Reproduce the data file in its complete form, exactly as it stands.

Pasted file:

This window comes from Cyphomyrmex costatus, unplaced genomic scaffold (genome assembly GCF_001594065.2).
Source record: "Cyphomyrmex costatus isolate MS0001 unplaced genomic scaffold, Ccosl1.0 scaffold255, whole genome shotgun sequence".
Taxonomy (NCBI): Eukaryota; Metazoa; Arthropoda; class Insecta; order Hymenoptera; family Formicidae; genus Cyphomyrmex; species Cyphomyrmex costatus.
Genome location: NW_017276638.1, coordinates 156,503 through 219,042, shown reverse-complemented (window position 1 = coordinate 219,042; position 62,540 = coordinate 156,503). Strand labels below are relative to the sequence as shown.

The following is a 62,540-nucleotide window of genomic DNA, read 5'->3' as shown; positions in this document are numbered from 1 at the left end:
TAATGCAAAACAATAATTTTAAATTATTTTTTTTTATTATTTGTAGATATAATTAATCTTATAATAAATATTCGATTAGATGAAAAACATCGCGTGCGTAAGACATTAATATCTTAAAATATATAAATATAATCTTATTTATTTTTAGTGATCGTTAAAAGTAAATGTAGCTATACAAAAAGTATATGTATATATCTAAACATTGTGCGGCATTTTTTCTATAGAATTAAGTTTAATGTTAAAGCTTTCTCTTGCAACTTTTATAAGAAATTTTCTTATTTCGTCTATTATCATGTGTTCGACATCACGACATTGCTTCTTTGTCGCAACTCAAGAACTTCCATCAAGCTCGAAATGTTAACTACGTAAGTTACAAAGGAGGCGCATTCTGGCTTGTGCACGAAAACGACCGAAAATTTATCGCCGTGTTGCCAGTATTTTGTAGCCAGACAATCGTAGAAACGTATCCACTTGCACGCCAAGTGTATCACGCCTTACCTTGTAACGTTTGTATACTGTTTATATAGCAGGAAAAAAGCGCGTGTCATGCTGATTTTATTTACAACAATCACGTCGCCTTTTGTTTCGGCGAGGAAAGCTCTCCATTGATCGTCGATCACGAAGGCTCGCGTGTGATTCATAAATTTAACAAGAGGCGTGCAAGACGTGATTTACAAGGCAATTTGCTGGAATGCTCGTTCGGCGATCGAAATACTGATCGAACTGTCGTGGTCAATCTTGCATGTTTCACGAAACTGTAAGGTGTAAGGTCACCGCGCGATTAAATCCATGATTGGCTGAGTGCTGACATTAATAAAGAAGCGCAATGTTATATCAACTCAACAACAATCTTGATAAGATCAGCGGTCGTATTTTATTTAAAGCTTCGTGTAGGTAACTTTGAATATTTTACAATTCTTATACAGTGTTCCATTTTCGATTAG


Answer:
This window comes from Cyphomyrmex costatus, unplaced genomic scaffold (genome assembly GCF_001594065.2).
Source record: "Cyphomyrmex costatus isolate MS0001 unplaced genomic scaffold, Ccosl1.0 scaffold255, whole genome shotgun sequence".
Taxonomy (NCBI): Eukaryota; Metazoa; Arthropoda; class Insecta; order Hymenoptera; family Formicidae; genus Cyphomyrmex; species Cyphomyrmex costatus.
Genome location: NW_017276638.1, coordinates 156,503 through 219,042, shown reverse-complemented (window position 1 = coordinate 219,042; position 62,540 = coordinate 156,503). Strand labels below are relative to the sequence as shown.

The following is a 62,540-nucleotide window of genomic DNA, read 5'->3' as shown; positions in this document are numbered from 1 at the left end:
TAATGCAAAACAATAATTTTAAATTATTTTTTTTTATTATTTGTAGATATAATTAATCTTATAATAAATATTCGATTAGATGAAAAACATCGCGTGCGTAAGACATTAATATCTTAAAATATATAAATATAATCTTATTTATTTTTAGTGATCGTTAAAAGTAAATGTAGCTATACAAAAAGTATATGTATATATCTAAACATTGTGCGGCATTTTTTCTATAGAATTAAGTTTAATGTTAAAGCTTTCTCTTGCAACTTTTATAAGAAATTTTCTTATTTCGTCTATTATCATGTGTTCGACATCACGACATTGCTTCTTTGTCGCAACTCAAGAACTTCCATCAAGCTCGAAATGTTAACTACGTAAGTTACAAAGGAGGCGCATTCTGGCTTGTGCACGAAAACGACCGAAAATTTATCGCCGTGTTGCCAGTATTTTGTAGCCAGACAATCGTAGAAACGTATCCACTTGCACGCCAAGTGTATCACGCCTTACCTTGTAACGTTTGTATACTGTTTATATAGCAGGAAAAAAGCGCGTGTCATGCTGATTTTATTTACAACAATCACGTCGCCTTTTGTTTCGGCGAGGAAAGCTCTCCATTGATCGTCGATCACGAAGGCTCGCGTGTGATTCATAAATTTAACAAGAGGCGTGCAAGACGTGATTTACAAGGCAATTTGCTGGAATGCTCGTTCGGCGATCGAAATACTGATCGAACTGTCGTGGTCAATCTTGCATGTTTCACGAAACTGTAAGGTGTAAGGTCACCGCGCGATTAAATCCATGATTGGCTGAGTGCTGACATTAATAAAGAAGCGCAATGTTATATCAACTCAACAACAATCTTGATAAGATCAGCGGTCGTATTTTATTTAAAGCTTCGTGTAGGTAACTTTGAATATTTTACAATTCTTATACAGTGTTCCATTTTCGATTAG